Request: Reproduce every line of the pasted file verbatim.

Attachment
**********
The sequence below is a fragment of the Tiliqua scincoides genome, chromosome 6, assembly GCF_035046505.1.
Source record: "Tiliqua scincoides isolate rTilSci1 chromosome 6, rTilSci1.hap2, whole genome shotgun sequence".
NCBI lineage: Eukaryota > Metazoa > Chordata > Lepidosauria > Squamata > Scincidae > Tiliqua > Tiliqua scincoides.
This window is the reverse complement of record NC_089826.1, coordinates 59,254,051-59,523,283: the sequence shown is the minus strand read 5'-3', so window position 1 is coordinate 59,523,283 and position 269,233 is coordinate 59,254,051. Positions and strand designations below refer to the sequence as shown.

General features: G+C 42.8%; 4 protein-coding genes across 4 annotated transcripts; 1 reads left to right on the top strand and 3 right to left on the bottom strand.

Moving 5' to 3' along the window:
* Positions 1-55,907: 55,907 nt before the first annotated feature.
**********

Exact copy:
The sequence below is a fragment of the Tiliqua scincoides genome, chromosome 6, assembly GCF_035046505.1.
Source record: "Tiliqua scincoides isolate rTilSci1 chromosome 6, rTilSci1.hap2, whole genome shotgun sequence".
NCBI lineage: Eukaryota > Metazoa > Chordata > Lepidosauria > Squamata > Scincidae > Tiliqua > Tiliqua scincoides.
This window is the reverse complement of record NC_089826.1, coordinates 59,254,051-59,523,283: the sequence shown is the minus strand read 5'-3', so window position 1 is coordinate 59,523,283 and position 269,233 is coordinate 59,254,051. Positions and strand designations below refer to the sequence as shown.

General features: G+C 42.8%; 4 protein-coding genes across 4 annotated transcripts; 1 reads left to right on the top strand and 3 right to left on the bottom strand.

Moving 5' to 3' along the window:
* Positions 1-55,907: 55,907 nt before the first annotated feature.